I‘m doing a 2014 thru-hike of the 2,180-mile Appalachian Trail (A.T.). I first found out about the A.T. ten years ago while attending the Virginia Military Institute.
Back then the A.T. seemed to be another travel experience to put on the list, but this all changed a couple of years ago when I lost my younger brother tragically. I was like a surrogate father to my younger brother. We came from a broken and dysfunctional home, and my brother had been on his own since the age of 16.
He had always been sober when he lived with me, but days before his death I sensed something had changed all of a sudden. After his passing, I found out that two nights before his passing that he had saved his friend’s life with CPR after this friend had a drug overdose.
I now know through a letter we found in his bedroom that he was riddled with guilt over his friend’s hospitalization in the ICU. My response to his possible drug use was to give him some tough love, so I decided to give him a stern lecture. But I should have spoken to him about getting professional help and been more supportive.
The next morning I had to break down my locked bathroom door and found his body. I felt directly responsible and blamed myself completely for his death. After 1.5 years of severe depression, I finally went to the hospital on advice from my friend working in a combat zone in Baghdad, Iraq. Doctor Richard Rhiew at the Carondelet Medical Center diagnosed me with acute Post Traumatic Stress Disorder.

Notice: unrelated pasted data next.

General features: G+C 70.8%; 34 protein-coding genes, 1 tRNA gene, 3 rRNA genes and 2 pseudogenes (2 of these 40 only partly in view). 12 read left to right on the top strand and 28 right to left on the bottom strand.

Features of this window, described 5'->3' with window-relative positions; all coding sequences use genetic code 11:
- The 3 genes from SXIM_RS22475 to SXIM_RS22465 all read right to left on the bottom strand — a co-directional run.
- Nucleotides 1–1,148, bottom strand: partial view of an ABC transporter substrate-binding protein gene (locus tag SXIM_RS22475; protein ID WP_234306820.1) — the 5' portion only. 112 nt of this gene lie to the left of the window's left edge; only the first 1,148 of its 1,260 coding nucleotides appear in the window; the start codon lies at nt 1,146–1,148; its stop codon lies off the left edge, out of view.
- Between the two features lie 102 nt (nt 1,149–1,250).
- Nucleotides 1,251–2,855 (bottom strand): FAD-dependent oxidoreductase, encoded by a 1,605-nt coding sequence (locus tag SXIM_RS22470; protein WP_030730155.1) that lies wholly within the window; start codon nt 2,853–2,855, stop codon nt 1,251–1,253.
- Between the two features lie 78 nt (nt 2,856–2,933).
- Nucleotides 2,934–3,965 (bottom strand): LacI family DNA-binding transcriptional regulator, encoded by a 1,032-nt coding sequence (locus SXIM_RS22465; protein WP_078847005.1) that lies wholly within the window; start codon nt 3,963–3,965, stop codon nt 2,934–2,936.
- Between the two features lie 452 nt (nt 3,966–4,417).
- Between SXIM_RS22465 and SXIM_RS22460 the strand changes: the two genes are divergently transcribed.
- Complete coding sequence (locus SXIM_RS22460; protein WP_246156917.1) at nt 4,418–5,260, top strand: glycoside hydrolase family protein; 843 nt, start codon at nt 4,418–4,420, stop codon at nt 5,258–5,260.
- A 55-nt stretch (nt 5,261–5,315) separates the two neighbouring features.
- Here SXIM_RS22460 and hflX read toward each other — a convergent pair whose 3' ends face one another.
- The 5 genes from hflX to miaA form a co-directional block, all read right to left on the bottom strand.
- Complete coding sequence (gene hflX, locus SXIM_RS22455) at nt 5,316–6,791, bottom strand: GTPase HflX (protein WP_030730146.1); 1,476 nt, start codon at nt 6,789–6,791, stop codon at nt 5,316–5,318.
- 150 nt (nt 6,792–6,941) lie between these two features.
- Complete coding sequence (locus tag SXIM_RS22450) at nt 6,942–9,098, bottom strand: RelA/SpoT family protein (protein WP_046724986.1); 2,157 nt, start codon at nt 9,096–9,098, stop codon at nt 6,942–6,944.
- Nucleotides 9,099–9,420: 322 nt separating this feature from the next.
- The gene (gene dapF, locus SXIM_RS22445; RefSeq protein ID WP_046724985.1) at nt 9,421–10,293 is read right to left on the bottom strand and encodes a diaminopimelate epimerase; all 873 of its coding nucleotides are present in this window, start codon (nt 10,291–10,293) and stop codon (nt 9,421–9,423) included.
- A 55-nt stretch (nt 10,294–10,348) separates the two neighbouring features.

I was haunted by the fact that I was not more understanding of my brother’s struggles at the time. Essentially, I blamed myself for his death. I felt his death was my fault. My PTSD condition got bad enough that I could not safely perform my job duties and isolated myself from almost all people for nearly 2 years.
My only peace since my brother’s death came in the form of an A.T. hike on the 100 Miles Wilderness in Maine last summer. I met several ex-military combat Veterans and a group doing a Wounded Warriors program. The Veterans told me again and again that it was possible to “Hike out your pain.” They also told me not to blame myself for my brother. After hiking the 100 Miles Wilderness and coming back home to my isolated existence, I now wholeheartedly believe the Veterans.
This is why I am hiking the Appalachian Trail, to find peace, to find solace in the nature we all come from. I realize that financially I cannot afford to buy my gear and pay for my 2,180 miles of hiking travels. This is why I asked for sponsorship or donations with whatever gear I could graciously acquire to make this trip possible.
I am very thankful to Eagles Nest Outfitters for donating a hammock and rain tarp to me. I’ve also been a very satisfied ENO customer in the past. I consider ENO’s products to be some of the best on the market, and I believe others will like their products as much as I do.